Tag Archives: Carex

Perfect Plant Partners

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The highlight of any garden – maybe even the ultimate aim – is the combination of plants, and the effects they create. What a feeling, when what you envisaged and planned for, comes to fruition! Or, even more exciting, when a perfect plant combination comes out of the blue.

Sitting out the other night, enjoying a bit of lovely evening warmth, I looked more closely at the adjacent Black border, and thought “You know, that grass, now it’s flowering, is perfect next to that Astrantia!” The grass was a later addition to the bed, and hadn’t proved itself, up to that point. Mind you, it does need staking – the effect is totally ruined if it flops, as it tends to do.

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I really wanted to share this, and then went on a walk around the “Estate” to see if there were any other possible contributions. Thanks to the joys of iPad, I have now learnt how to annotate my photos, and show you, so easily now, what the plants are. Modern technology, eh?

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And here’s one I made earlier!

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I hope to continue this theme, as and when these horticultural pairings arise. The photos, once annotated, are self explanatory, so these posts may be short and sweet, even wordless, but always impromptu.

What wonderful and exciting plant combinations do you have in your garden? It would be lovely if you could share them with us. I, for one, would love to see them!

Gardening is all about learning, and what better way to learn, than from fellow gardeners?

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I Can Sing A Rainbow

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I think now, at this time of year, is a good time to show you some of my grass collection, and some of the ways I use them in the garden. These photos are not current – they were taken earlier in the year, when I was tending to my pots, and this idea came to me then.

Scent is not my only love in the garden. I love the graceful movement that grasses give to a garden, with their wonderful light and airy texture, and their tactile qualities. So I have lots, and use them in many different ways.

I came up with the idea for my Rainbow pots, while admiring all the colour variations, you can get with grasses. Knowing there were many brightly coloured glazed pots available on the market, I thought, “Why not have a collection of cojloured grasses with complementary pots? They should look good lining the path against the wall, in the hot coloured Grass garden.” So here they are all in a row!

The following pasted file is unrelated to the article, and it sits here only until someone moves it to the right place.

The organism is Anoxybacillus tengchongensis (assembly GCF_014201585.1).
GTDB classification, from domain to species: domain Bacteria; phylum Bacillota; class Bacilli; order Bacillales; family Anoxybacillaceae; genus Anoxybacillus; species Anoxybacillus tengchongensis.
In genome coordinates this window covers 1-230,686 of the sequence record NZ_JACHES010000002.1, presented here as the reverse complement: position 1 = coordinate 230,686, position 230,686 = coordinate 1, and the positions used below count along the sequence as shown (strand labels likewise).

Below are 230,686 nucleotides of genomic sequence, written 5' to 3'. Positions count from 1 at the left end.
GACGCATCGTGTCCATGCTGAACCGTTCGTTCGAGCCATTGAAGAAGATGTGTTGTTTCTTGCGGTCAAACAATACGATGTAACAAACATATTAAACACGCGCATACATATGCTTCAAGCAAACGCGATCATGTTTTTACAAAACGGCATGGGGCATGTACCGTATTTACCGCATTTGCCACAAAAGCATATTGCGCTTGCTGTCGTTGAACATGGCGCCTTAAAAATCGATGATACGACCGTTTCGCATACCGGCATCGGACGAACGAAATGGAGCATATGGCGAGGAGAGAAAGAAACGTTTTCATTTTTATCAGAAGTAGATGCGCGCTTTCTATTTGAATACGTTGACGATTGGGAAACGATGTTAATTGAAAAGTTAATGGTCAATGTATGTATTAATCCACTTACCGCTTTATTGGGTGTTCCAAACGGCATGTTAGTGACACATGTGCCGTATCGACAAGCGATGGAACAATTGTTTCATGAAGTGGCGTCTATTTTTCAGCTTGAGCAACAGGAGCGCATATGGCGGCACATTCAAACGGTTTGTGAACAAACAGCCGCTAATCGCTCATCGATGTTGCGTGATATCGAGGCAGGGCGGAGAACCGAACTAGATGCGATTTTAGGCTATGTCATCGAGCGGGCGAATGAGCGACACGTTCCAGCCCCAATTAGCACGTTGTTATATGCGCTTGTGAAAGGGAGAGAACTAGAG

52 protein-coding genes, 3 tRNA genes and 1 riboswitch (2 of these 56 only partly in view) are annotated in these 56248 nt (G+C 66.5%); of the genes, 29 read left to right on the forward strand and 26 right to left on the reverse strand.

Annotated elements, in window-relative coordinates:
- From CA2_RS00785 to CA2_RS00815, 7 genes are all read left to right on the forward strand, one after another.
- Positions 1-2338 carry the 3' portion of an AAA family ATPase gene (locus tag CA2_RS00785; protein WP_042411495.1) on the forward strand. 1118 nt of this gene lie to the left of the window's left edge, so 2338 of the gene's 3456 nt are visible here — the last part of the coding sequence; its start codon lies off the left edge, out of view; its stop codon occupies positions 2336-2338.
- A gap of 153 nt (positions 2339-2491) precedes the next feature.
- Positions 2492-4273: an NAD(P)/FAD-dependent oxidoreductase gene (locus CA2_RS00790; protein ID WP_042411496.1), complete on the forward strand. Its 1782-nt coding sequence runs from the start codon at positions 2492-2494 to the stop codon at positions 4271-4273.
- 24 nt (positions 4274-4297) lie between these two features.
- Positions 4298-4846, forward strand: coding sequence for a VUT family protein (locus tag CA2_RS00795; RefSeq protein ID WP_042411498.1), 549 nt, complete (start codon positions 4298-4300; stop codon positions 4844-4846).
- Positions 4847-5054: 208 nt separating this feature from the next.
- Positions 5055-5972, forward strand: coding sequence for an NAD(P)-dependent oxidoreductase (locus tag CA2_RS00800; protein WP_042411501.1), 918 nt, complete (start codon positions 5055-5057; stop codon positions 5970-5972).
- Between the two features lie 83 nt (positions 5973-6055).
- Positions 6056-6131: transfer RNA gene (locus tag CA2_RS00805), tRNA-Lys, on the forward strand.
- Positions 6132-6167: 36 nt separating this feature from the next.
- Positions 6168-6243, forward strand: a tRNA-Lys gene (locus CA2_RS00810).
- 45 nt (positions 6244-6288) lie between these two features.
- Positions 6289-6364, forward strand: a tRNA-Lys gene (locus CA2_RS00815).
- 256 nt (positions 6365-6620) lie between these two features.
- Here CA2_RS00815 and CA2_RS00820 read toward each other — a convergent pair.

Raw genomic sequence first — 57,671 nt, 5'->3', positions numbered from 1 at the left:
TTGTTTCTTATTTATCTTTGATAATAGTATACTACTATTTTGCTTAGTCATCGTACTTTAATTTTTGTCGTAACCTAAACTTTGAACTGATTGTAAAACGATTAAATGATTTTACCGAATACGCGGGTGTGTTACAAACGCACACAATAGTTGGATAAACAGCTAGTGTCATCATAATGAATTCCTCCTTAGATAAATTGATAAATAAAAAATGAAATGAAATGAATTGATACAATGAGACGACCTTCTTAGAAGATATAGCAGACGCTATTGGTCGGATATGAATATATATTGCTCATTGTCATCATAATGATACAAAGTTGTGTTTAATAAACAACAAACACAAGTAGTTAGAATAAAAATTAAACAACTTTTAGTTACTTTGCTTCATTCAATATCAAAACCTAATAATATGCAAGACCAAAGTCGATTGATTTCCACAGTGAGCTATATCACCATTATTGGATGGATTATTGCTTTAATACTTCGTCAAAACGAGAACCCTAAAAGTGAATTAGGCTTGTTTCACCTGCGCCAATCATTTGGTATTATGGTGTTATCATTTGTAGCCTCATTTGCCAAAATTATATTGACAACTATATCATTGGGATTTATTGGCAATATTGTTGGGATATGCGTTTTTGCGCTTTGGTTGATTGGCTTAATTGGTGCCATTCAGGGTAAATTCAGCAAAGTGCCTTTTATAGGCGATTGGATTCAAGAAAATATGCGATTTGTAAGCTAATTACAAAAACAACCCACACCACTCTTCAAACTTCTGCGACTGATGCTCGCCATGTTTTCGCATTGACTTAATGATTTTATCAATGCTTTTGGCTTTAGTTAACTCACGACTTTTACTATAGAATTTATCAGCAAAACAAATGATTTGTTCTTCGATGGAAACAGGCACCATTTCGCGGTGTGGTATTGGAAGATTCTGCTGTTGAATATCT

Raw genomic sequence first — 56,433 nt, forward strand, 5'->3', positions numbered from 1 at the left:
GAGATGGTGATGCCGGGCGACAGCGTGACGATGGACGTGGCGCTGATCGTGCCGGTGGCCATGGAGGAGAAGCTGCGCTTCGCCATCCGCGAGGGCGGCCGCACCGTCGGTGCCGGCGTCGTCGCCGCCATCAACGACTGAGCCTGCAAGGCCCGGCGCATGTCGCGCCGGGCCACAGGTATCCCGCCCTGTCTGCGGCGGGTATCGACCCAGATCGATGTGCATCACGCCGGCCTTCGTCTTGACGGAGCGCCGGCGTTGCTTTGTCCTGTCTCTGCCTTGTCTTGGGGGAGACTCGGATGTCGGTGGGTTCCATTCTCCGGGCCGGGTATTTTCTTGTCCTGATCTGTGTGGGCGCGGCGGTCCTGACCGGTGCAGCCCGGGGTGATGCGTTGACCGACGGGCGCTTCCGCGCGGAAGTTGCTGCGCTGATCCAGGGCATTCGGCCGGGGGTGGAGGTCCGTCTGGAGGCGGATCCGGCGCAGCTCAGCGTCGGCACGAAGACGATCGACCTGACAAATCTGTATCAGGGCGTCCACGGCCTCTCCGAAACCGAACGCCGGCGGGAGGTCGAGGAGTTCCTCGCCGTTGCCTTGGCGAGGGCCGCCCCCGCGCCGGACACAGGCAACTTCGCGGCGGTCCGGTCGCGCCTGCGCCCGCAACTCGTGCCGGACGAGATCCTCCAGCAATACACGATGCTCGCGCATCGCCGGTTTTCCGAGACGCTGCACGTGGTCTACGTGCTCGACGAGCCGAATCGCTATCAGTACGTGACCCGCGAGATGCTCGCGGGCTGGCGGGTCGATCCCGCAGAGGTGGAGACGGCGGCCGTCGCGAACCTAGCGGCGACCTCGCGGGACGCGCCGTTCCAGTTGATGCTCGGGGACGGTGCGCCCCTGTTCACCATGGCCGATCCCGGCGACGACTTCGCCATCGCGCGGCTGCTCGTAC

They don’t all actually sit in a row on our bench! They’re arranged in two groups either side.

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This group are the hotter coloured pots….

GREEN – Miscanthus sinensis “Gold Bar”
YELLOW – Carex oshimensis “Evergold”
TERRACOTTA – Anemanthele lessoniana
RED – Imperata cylindrica rubra
BROWN – Uncinia rubra

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….and the cooler pots.

PALE BLUE – Carex comans “Frosted Curls”
MID BLUE – Panicum virgatum “Heavy Metal”
DARK BLUE – Festuca glauca
BLACK – Ophiopogon planiscapus “Nigrescens” – which isn’t, in actual fact a grass, although it is frequently referred to as the black grass. It is a member of the lily family, also known as Lilyturf. But it has the same effect.

And so a collection of colourful grasses!

Having shown you Anemanthele in one of my pots, see what a difference some shade makes!

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The Anemanthele on the left is so much more lush and green, growing in a pot in another, shadier part of the garden.

Another experiment I tried, which I think has worked extremely well for me, is using Hakonechloa macra to line a gravel path.

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Here, it lines the gravel path adjacent to the garden wall, interspersed with boulders. Although it is a shade lover, it’s doing really well in this sunny position. I love the effect it creates here, en masse!

And to round up on a fun note –
– what better way to plant up an old, chimney pot?….

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….or to skirt the base of an old, rusty water pump?….

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….than our old faithful, Carex buchananii!